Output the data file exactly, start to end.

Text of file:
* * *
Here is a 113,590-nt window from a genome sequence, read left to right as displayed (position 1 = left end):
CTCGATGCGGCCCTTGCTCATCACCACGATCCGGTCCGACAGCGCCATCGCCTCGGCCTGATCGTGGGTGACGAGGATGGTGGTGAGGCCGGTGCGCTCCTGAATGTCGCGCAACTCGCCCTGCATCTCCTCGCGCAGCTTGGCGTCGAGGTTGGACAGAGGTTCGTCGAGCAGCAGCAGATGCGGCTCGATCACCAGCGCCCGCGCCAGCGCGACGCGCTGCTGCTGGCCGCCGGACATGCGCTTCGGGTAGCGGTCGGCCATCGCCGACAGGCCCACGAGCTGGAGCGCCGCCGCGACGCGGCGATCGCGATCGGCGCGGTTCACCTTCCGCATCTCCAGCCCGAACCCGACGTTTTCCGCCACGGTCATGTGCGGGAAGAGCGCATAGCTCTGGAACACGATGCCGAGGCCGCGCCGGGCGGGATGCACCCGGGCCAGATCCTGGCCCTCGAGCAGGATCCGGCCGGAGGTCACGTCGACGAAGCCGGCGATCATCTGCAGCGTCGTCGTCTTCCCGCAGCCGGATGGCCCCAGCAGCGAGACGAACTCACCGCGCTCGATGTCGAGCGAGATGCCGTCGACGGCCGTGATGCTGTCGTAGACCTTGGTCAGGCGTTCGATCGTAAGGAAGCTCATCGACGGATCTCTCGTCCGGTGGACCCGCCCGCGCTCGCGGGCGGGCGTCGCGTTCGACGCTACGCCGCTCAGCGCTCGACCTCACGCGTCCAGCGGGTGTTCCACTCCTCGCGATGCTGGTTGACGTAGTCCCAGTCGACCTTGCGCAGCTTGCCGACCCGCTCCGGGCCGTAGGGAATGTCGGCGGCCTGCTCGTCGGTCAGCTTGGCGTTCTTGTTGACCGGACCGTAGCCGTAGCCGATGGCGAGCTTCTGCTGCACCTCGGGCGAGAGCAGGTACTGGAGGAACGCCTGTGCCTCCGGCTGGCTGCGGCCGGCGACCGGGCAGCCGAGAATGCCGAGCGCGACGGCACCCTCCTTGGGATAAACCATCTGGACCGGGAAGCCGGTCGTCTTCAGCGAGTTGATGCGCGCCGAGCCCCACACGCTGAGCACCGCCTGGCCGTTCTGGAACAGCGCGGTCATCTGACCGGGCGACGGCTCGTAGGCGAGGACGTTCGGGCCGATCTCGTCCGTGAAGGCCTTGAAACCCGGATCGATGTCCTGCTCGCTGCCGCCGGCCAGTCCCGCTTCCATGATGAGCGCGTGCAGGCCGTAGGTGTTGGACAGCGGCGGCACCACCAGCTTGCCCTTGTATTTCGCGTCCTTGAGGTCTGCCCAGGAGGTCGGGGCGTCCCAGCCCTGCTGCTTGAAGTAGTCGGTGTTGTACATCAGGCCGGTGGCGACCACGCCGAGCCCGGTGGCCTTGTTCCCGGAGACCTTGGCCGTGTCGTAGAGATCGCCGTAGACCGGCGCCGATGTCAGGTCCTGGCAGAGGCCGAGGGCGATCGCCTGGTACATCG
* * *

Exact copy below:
Here is a 113,590-nt window from a genome sequence, read left to right as displayed (position 1 = left end):
CTCGATGCGGCCCTTGCTCATCACCACGATCCGGTCCGACAGCGCCATCGCCTCGGCCTGATCGTGGGTGACGAGGATGGTGGTGAGGCCGGTGCGCTCCTGAATGTCGCGCAACTCGCCCTGCATCTCCTCGCGCAGCTTGGCGTCGAGGTTGGACAGAGGTTCGTCGAGCAGCAGCAGATGCGGCTCGATCACCAGCGCCCGCGCCAGCGCGACGCGCTGCTGCTGGCCGCCGGACATGCGCTTCGGGTAGCGGTCGGCCATCGCCGACAGGCCCACGAGCTGGAGCGCCGCCGCGACGCGGCGATCGCGATCGGCGCGGTTCACCTTCCGCATCTCCAGCCCGAACCCGACGTTTTCCGCCACGGTCATGTGCGGGAAGAGCGCATAGCTCTGGAACACGATGCCGAGGCCGCGCCGGGCGGGATGCACCCGGGCCAGATCCTGGCCCTCGAGCAGGATCCGGCCGGAGGTCACGTCGACGAAGCCGGCGATCATCTGCAGCGTCGTCGTCTTCCCGCAGCCGGATGGCCCCAGCAGCGAGACGAACTCACCGCGCTCGATGTCGAGCGAGATGCCGTCGACGGCCGTGATGCTGTCGTAGACCTTGGTCAGGCGTTCGATCGTAAGGAAGCTCATCGACGGATCTCTCGTCCGGTGGACCCGCCCGCGCTCGCGGGCGGGCGTCGCGTTCGACGCTACGCCGCTCAGCGCTCGACCTCACGCGTCCAGCGGGTGTTCCACTCCTCGCGATGCTGGTTGACGTAGTCCCAGTCGACCTTGCGCAGCTTGCCGACCCGCTCCGGGCCGTAGGGAATGTCGGCGGCCTGCTCGTCGGTCAGCTTGGCGTTCTTGTTGACCGGACCGTAGCCGTAGCCGATGGCGAGCTTCTGCTGCACCTCGGGCGAGAGCAGGTACTGGAGGAACGCCTGTGCCTCCGGCTGGCTGCGGCCGGCGACCGGGCAGCCGAGAATGCCGAGCGCGACGGCACCCTCCTTGGGATAAACCATCTGGACCGGGAAGCCGGTCGTCTTCAGCGAGTTGATGCGCGCCGAGCCCCACACGCTGAGCACCGCCTGGCCGTTCTGGAACAGCGCGGTCATCTGACCGGGCGACGGCTCGTAGGCGAGGACGTTCGGGCCGATCTCGTCCGTGAAGGCCTTGAAACCCGGATCGATGTCCTGCTCGCTGCCGCCGGCCAGTCCCGCTTCCATGATGAGCGCGTGCAGGCCGTAGGTGTTGGACAGCGGCGGCACCACCAGCTTGCCCTTGTATTTCGCGTCCTTGAGGTCTGCCCAGGAGGTCGGGGCGTCCCAGCCCTGCTGCTTGAAGTAGTCGGTGTTGTACATCAGGCCGGTGGCGACCACGCCGAGCCCGGTGGCCTTGTTCCCGGAGACCTTGGCCGTGTCGTAGAGATCGCCGTAGACCGGCGCCGATGTCAGGTCCTGGCAGAGGCCGAGGGCGATCGCCTGGTACATCG